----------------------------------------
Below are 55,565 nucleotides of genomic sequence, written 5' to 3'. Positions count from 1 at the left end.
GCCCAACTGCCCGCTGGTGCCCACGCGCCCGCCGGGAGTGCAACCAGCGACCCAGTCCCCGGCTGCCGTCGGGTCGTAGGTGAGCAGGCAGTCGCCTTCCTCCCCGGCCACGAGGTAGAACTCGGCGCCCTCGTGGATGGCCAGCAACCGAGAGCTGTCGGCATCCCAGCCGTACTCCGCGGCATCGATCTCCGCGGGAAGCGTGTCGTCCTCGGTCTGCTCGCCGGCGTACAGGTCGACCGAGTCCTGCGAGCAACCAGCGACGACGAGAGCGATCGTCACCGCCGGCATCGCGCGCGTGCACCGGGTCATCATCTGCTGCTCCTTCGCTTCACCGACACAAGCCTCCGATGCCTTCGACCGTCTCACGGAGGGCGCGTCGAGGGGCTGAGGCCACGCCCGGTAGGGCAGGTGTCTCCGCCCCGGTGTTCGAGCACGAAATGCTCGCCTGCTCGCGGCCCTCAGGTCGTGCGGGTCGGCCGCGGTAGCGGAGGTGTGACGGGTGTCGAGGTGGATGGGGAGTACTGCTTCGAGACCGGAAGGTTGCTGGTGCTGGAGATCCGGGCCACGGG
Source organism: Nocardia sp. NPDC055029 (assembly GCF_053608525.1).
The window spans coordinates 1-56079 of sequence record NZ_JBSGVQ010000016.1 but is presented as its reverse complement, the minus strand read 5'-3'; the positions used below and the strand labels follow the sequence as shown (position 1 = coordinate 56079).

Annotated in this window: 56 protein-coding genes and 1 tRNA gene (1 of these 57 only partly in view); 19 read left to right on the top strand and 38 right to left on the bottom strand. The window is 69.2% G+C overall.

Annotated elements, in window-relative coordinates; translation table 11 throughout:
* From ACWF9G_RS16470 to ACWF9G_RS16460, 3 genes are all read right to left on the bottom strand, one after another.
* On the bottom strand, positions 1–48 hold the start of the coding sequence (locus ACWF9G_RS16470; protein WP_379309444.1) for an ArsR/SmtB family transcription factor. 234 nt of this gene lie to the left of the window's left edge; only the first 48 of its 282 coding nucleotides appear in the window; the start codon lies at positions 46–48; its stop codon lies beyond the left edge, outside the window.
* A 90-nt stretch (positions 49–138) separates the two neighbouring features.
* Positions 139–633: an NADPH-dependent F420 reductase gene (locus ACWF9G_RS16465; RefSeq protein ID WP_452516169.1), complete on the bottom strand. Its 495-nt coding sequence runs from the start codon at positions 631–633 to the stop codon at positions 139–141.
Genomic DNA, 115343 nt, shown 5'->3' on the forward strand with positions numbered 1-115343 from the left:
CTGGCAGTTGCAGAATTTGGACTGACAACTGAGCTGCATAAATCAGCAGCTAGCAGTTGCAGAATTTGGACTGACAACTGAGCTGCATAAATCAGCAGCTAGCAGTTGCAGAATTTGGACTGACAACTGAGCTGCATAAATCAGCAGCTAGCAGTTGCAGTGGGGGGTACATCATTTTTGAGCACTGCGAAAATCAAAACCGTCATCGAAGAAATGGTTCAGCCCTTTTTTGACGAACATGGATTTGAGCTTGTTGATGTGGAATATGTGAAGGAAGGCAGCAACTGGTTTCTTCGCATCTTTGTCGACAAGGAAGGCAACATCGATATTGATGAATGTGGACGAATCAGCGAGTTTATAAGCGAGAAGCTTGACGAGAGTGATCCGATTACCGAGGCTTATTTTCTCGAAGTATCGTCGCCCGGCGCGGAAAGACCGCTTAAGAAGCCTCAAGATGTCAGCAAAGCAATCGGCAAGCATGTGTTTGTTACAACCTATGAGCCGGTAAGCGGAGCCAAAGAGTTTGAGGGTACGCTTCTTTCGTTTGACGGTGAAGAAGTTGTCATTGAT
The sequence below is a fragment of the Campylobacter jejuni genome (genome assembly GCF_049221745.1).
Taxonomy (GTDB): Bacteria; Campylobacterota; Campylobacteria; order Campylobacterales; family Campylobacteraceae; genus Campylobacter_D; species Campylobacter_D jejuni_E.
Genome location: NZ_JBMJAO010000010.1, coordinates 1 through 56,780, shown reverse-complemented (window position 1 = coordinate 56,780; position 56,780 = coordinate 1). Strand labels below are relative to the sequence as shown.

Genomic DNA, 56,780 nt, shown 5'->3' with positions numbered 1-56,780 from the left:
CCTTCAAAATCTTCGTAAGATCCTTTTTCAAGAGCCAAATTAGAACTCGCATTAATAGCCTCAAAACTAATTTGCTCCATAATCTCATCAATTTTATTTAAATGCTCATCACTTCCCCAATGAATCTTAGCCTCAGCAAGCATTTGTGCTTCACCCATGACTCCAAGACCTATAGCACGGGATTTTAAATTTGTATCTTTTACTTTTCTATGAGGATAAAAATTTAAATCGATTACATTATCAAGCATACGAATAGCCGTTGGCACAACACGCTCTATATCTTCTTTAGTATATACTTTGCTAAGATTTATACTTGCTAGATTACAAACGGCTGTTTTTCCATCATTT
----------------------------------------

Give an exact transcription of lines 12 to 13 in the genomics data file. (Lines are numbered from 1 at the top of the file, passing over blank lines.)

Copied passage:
CTGGCAGTTGCAGAATTTGGACTGACAACTGAGCTGCATAAATCAGCAGCTAGCAGTTGCAGAATTTGGACTGACAACTGAGCTGCATAAATCAGCAGCTAGCAGTTGCAGAATTTGGACTGACAACTGAGCTGCATAAATCAGCAGCTAGCAGTTGCAGTGGGGGGTACATCATTTTTGAGCACTGCGAAAATCAAAACCGTCATCGAAGAAATGGTTCAGCCCTTTTTTGACGAACATGGATTTGAGCTTGTTGATGTGGAATATGTGAAGGAAGGCAGCAACTGGTTTCTTCGCATCTTTGTCGACAAGGAAGGCAACATCGATATTGATGAATGTGGACGAATCAGCGAGTTTATAAGCGAGAAGCTTGACGAGAGTGATCCGATTACCGAGGCTTATTTTCTCGAAGTATCGTCGCCCGGCGCGGAAAGACCGCTTAAGAAGCCTCAAGATGTCAGCAAAGCAATCGGCAAGCATGTGTTTGTTACAACCTATGAGCCGGTAAGCGGAGCCAAAGAGTTTGAGGGTACGCTTCTTTCGTTTGACGGTGAAGAAGTTGTCATTGAT
The sequence below is a fragment of the Campylobacter jejuni genome (genome assembly GCF_049221745.1).